erhaps the most obvious difference is that of the R sound like that in mother. The R is drawn out into an elongated pirate's ARRRRRRRRR. Don't elide your R! In a word like father it is not a lisped f-aaah-th-eh, it is f-aaaa-th-rrrrrrrr. The A is pronounced like apple and the R strongly enunciated producing (Mpg) (aifc) (au) F-aaaa-th-rrrrrrr. Likewise don't drop your H -- hither is h-ih-tth-rrrrr, not h-ih-tth-eh. Save your Cockney for Dickens.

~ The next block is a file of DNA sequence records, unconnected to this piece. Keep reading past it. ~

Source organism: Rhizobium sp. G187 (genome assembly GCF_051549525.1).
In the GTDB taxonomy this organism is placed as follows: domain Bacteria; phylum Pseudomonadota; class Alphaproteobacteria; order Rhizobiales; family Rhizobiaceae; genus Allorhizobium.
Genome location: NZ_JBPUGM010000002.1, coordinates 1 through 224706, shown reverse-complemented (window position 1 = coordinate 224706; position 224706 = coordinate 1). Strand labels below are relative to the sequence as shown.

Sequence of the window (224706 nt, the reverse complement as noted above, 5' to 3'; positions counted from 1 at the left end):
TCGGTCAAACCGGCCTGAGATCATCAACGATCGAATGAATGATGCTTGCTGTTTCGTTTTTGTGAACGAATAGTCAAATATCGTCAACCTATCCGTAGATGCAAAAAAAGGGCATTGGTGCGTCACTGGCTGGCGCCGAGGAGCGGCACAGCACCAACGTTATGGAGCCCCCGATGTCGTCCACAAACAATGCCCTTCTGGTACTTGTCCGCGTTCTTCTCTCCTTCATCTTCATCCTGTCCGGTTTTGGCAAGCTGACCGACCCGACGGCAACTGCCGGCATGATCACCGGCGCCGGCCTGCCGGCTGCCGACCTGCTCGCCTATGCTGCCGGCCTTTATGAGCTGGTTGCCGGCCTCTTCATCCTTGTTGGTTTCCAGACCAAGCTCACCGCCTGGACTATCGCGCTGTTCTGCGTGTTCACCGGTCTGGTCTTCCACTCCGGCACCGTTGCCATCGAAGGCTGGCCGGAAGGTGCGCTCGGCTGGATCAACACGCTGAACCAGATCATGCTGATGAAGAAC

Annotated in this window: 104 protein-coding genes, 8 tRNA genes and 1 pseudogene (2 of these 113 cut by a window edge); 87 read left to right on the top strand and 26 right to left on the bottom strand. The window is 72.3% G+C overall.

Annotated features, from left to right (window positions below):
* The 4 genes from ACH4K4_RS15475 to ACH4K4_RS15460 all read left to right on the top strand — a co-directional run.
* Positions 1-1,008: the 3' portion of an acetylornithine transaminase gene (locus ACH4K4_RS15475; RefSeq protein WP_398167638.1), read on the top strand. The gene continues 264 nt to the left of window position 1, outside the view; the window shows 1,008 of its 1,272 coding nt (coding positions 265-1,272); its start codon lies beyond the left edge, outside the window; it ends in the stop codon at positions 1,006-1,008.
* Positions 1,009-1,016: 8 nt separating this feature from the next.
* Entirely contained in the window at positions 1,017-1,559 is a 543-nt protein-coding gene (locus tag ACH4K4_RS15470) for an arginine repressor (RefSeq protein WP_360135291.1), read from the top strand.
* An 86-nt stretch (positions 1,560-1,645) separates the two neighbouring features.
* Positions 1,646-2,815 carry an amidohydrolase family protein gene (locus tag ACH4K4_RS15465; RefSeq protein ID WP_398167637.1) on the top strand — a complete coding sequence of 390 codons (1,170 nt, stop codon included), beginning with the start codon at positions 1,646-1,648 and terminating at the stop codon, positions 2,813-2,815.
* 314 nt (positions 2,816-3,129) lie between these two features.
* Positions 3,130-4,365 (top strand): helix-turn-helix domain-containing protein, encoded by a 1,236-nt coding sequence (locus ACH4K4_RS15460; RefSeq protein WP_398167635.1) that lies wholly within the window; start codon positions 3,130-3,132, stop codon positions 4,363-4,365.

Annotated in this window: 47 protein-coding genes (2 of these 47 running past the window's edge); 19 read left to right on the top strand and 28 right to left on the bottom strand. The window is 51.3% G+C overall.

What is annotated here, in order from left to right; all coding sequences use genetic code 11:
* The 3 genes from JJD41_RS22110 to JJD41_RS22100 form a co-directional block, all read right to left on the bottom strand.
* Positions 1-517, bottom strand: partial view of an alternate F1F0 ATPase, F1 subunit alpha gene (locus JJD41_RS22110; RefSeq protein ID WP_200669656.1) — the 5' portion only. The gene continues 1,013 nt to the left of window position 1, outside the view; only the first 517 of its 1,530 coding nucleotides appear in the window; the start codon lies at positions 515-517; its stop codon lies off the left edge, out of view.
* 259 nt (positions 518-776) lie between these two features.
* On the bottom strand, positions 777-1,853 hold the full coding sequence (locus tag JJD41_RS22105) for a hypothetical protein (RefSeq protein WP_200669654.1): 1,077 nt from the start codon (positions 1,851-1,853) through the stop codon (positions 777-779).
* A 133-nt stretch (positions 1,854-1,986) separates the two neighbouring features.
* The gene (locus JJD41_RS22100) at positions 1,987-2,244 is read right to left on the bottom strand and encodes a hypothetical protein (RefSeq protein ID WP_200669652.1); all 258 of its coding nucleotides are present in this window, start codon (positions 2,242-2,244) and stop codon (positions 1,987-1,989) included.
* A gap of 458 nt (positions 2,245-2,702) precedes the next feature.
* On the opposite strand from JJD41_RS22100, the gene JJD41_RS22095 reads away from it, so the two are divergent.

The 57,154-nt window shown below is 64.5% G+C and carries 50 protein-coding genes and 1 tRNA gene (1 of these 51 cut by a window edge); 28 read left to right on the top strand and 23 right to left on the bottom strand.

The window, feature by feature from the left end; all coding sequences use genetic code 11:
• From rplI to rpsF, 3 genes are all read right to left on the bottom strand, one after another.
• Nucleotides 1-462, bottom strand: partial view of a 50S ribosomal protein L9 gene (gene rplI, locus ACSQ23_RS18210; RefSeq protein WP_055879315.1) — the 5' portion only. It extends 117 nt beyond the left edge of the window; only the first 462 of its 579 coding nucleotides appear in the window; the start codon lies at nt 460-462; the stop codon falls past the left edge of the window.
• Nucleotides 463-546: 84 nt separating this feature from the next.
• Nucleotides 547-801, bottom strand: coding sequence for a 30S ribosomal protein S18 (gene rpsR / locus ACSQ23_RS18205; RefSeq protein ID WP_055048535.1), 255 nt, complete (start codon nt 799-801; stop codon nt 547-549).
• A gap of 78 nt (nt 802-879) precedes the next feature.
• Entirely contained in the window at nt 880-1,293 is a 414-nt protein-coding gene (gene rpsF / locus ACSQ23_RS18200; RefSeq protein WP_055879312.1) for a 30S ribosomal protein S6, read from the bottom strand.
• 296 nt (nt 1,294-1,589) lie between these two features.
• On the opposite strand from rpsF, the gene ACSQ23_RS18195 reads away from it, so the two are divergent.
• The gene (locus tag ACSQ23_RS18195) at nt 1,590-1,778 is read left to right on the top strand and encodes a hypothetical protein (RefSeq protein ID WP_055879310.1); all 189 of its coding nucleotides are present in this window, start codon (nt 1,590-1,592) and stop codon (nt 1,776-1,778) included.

The best practice tip for these is to open your mouth and exaggerate both the sound and the shape of your lips. Modern speech is subdued and BBC english arguably sedate.
These cheezy sound clips demonstrate some common pronunciations. I repeat the word in common english and then in elizabethan. These were taken off the built-in mike on a powerbook in 1994, so excuse the quality!
The most obvious of the pronunciations is the want sound, iterated over and over with words like: father, water, salt, and fall. Combining these next to hard R's twists the ear in a non-modern cadence. Here's a cheery greeting similar to the one I receive when I arrive home.